Links of Great Interest: Try thinking, feeling, speaking, and LiSTENiNG with empathy.

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TallyCola reviews How to Train Your Dragon.

An elderly gay couple who’d been together for like 20 yrs were forcibly separated by the state in Sonoma County. Their things — the things they collected over a LIFETIME OF LOVE — were auctioned off, as was their house. How deeply tragic.

Tayari Jones suggest authors try writing with empathy.

Neil Gaiman fail: what do you MEAN “a few dead Indians?” Oh, I get it. You said something racist but it shouldn’t be called that. My B!

Remember how angry I was at Sherry Jones’ books on A’isha? I was PISSED she cited Fatema Mernessi as a source, too, since the final products reflected very little engagement with Muslim feminisms. Here’s a little sample of how awesome Fatema Mernessi is.

RecumbantGoat analyzes the reviews of Death at a Funeral.

Hey, did you know? Giving birth to your rapist’s baby is a sign you’ve won!! Victory lap with placenta FTW!

Dorothy Heights, a civil rights pioneer, died on Tuesday. Dude, her, Wilma Mankiller… who’s on third?

Dressing professionally means hiding your naughty tattoed girly bits, you WHORE.

Comments

  1. says

    We had to read Fatima Mernissi in my class on Orientalism, and she’s really awesome. Perhaps it’s the translation, but it’s so very accessible. Scheherazade Goes West (which I believe this chapter is quoted from but I’ve packed my books away) is an amazing piece showing how differently stories are handled by men and women, East and West.

  2. Ray says

    The “So You Want to Look Like a Professional” checklist contains all sorts of fail, but my personal favorite:

    “Do not wear your engagement ring if it is large because it may anger your women interviewers and cause jealousy (and perhaps rage).”

    That’s right! Other women will see that you have dared to have a career AND landed a man, and they will be BLINDED BY RAGE!

  3. says

    I can’t imagine that if an elderly man was abusing his wife, the county would auction off all her belongings and his. That… maybe there’s truth to the abuse allegations, but it doesn’t add up to the county’s behavior. In fact, “California counties are dangerously broke” plus “hey, look, opportunity to seize and auction stuff!” is the only way I can get this to add up.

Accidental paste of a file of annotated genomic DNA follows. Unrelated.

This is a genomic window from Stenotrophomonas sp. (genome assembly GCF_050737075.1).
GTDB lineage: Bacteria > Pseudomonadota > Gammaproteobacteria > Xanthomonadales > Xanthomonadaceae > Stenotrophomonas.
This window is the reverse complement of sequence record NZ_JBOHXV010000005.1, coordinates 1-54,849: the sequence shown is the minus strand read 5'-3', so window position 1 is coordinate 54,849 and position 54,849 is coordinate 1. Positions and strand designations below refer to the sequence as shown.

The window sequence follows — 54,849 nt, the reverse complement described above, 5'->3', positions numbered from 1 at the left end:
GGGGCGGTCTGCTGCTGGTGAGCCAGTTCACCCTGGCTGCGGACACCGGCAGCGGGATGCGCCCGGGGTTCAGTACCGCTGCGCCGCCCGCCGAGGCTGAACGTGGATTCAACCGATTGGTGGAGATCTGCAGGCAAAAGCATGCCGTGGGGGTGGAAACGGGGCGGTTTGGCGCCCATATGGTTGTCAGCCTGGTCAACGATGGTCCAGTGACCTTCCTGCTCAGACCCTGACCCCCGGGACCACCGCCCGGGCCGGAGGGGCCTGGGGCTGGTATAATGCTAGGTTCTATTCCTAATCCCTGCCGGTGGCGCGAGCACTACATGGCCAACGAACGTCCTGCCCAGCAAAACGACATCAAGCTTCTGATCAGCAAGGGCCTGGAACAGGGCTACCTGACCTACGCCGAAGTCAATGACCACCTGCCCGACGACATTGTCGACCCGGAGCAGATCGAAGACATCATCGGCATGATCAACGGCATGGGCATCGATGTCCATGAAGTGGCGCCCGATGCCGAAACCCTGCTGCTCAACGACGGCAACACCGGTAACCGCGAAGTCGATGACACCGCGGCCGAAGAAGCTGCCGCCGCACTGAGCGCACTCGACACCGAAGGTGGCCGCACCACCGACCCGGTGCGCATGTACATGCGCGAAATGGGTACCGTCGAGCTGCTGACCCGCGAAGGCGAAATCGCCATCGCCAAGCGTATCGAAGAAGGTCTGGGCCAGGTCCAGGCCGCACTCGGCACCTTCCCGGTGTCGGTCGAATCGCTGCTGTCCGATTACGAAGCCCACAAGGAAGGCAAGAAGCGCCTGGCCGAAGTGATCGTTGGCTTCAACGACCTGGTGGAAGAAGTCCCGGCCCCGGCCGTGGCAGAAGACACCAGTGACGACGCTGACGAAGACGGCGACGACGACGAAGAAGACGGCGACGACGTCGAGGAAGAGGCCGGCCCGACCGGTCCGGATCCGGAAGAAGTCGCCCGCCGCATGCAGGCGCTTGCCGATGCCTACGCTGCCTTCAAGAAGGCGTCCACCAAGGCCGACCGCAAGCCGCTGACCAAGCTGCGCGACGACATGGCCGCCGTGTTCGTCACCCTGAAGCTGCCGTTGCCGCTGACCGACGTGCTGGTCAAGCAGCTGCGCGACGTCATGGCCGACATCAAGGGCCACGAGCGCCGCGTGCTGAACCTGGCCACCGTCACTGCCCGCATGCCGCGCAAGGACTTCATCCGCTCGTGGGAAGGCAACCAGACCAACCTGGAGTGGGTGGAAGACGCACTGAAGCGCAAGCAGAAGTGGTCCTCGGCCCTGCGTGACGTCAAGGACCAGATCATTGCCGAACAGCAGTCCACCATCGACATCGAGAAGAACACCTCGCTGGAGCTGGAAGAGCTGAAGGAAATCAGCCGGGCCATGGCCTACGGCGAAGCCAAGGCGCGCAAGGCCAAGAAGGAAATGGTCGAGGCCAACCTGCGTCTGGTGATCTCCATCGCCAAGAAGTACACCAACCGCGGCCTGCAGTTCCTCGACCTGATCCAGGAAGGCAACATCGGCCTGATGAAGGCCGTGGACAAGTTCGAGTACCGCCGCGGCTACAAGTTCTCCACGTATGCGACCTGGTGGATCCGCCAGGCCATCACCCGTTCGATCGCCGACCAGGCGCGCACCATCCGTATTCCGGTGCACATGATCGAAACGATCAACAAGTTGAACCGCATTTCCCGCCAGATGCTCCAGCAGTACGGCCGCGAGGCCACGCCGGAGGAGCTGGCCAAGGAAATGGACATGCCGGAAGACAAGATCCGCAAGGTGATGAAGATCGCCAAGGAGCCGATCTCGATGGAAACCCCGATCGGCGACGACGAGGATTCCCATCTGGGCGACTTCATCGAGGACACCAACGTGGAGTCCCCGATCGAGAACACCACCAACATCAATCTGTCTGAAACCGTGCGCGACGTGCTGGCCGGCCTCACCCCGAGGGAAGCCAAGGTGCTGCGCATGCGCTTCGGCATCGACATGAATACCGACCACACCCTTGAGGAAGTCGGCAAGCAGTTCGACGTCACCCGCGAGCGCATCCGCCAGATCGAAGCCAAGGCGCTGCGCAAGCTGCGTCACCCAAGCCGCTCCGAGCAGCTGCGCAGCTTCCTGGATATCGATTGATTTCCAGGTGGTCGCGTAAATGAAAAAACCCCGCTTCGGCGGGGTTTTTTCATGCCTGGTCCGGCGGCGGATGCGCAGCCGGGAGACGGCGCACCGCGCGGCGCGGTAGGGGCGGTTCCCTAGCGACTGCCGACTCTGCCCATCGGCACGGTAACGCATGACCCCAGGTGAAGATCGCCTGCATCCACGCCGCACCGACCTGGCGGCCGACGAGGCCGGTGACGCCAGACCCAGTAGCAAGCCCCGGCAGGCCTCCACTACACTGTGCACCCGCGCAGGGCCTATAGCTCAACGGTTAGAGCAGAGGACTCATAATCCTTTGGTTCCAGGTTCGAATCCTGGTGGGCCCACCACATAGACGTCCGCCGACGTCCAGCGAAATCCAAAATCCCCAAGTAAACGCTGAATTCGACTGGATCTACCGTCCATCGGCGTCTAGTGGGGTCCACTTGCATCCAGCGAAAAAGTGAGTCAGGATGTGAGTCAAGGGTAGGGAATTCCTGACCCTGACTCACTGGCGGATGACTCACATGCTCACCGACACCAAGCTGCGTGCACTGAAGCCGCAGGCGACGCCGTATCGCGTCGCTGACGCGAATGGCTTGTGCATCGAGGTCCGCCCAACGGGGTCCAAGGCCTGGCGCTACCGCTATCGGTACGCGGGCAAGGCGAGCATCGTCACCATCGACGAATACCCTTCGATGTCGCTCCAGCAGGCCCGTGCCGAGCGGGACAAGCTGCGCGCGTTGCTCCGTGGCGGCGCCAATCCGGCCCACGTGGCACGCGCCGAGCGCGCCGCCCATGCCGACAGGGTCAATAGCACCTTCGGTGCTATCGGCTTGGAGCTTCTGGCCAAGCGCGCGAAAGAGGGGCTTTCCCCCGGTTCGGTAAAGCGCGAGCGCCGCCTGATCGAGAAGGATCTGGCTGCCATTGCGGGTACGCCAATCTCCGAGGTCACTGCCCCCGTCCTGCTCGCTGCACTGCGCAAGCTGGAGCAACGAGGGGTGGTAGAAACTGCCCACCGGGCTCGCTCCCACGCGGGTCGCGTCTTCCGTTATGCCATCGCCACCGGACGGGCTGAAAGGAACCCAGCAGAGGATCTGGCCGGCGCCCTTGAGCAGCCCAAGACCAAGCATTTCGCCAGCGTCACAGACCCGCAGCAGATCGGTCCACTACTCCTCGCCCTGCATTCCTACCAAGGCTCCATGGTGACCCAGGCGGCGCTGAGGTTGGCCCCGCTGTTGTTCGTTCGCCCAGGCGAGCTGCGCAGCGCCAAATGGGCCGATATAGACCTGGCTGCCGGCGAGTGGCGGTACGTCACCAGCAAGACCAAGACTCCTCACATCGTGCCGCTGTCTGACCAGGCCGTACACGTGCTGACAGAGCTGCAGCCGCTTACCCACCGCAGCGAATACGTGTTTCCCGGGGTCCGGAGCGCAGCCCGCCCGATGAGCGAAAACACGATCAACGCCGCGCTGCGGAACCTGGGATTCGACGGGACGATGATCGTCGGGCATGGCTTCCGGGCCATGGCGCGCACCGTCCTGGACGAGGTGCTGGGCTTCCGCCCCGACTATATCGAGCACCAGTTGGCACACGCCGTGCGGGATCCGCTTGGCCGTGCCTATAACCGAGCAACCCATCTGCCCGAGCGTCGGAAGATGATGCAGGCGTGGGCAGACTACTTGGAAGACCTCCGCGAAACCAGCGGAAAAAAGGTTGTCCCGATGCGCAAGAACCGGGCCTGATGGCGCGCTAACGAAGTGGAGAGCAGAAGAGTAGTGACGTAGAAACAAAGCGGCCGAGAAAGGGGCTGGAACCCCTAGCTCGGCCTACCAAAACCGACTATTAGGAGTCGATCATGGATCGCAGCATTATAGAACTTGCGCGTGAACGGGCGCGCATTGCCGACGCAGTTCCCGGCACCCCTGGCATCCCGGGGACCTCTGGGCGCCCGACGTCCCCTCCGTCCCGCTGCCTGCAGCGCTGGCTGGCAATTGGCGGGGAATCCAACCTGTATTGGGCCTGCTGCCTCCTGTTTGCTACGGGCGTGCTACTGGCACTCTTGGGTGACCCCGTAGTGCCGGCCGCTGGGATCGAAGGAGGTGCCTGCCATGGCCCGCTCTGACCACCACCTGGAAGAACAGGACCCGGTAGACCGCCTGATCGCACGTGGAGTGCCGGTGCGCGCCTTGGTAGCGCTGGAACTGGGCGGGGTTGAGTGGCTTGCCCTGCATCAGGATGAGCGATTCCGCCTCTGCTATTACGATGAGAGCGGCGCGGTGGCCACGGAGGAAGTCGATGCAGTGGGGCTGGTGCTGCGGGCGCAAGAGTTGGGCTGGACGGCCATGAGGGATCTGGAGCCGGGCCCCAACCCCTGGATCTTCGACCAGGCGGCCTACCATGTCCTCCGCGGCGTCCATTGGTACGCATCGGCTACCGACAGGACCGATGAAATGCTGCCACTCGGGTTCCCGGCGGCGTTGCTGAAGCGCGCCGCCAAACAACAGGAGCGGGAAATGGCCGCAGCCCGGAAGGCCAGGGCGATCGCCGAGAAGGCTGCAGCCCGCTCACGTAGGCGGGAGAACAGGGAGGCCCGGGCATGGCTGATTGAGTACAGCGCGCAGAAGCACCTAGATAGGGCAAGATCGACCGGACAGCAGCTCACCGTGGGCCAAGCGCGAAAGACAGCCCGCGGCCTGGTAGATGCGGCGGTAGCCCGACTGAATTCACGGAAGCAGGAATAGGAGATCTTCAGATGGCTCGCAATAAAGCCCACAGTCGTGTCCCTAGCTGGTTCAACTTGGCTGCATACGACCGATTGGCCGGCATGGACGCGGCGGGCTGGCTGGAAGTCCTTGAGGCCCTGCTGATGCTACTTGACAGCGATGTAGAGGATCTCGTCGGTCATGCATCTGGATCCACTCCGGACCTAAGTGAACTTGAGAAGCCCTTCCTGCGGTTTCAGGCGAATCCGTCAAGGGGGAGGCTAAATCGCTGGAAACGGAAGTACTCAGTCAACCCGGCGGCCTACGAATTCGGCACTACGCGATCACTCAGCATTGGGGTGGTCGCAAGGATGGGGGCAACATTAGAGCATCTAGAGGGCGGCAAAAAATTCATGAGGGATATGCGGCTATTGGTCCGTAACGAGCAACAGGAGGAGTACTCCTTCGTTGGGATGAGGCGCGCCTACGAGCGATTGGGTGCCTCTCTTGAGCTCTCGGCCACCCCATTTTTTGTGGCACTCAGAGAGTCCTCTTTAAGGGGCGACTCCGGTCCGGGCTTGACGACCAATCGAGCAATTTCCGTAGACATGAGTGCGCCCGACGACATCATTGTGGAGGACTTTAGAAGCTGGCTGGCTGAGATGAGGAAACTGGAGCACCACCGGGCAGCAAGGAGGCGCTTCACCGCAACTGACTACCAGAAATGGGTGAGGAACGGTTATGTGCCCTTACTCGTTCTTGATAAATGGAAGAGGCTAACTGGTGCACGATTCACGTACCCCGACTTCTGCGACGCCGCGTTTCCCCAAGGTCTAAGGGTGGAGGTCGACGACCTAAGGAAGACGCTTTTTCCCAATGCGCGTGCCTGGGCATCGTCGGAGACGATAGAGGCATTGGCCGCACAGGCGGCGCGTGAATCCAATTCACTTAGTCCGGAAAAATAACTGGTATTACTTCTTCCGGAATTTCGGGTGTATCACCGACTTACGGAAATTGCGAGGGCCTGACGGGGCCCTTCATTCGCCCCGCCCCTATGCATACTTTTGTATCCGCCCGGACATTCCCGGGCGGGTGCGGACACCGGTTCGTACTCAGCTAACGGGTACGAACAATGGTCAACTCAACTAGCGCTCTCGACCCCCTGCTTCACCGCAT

OMG, thanks for the Tayari Jones link! That so explains why I get the feeling some writers just don’t get human beings, and that’s what’s missing in their writing.

    You know, what Neil Gaiman initially said induced a cringe, but we’ve all got some privilege issues, and I can certainly imagine saying something regrettable when flustered by a reporter. A sincere mea culpa would’ve fixed it and probably won him some more fans. Instead, he went on the defensive.

    LOL, I’ve got an article scheduled to run next week on the Change.org link.

  4. Charles RB says

    In fairness, while Gaiman hasn’t apologised for priviledge issues and getting defensive about that, he has apologised for having a go and de facto aiming fans at people.

  5. JMS says

    I have been an advocate for victims of domestic violence, and I have never heard of “sell both parties’ possessions” as an intervention before now. Yes, if there are allegations of violence or abuse, finding separate placements for the two seniors is good practice; selling their shit is not.

  6. Charles RB says

    That part wasn’t the intervention – that part, they’re saying they sold the men’s possessions to pay for the care homes. AFAIK that is a regular practice, which doesn’t make it any dodgier when neither man was in a position to collect anything before it was sold.

  7. says

    The asset and forfeiture laws in the US can be really fucked up. So I think that’s certainly an issue in the case, but whether or not it’s because of teh gay… I’m not sure.

    Why How to Train your Dragon is Awesome – and why it isn’t: It’s awesome because with the vikings, women go to war with the men and nobody talks about it. It’s normal. Just like it’s normal that the guy who lost both his hand and his foot in battle is the chief’s right-hand man and gets to fight, as well (after he exchanged his beer stein prosthesis for an axe). And, of course, Toothless the Dragon is a disabled dragon that gets to fly with a prosthesis made by our hero. (SPOILER)Also, in the end, said hero loses a foot and still gets the girl(SPOILER END)

    So aside from being funny and exciting, aside from having great animation (and awesome, awesome dragon design), and aside from having not a single fart joke nor current pop song – the film matter-of-factly integrates women and the disabled into society. You might argue for a racial angle with the dragons, as well, but since the dragons turn out to be more like cats than people, I wouldn’t stretch it too far.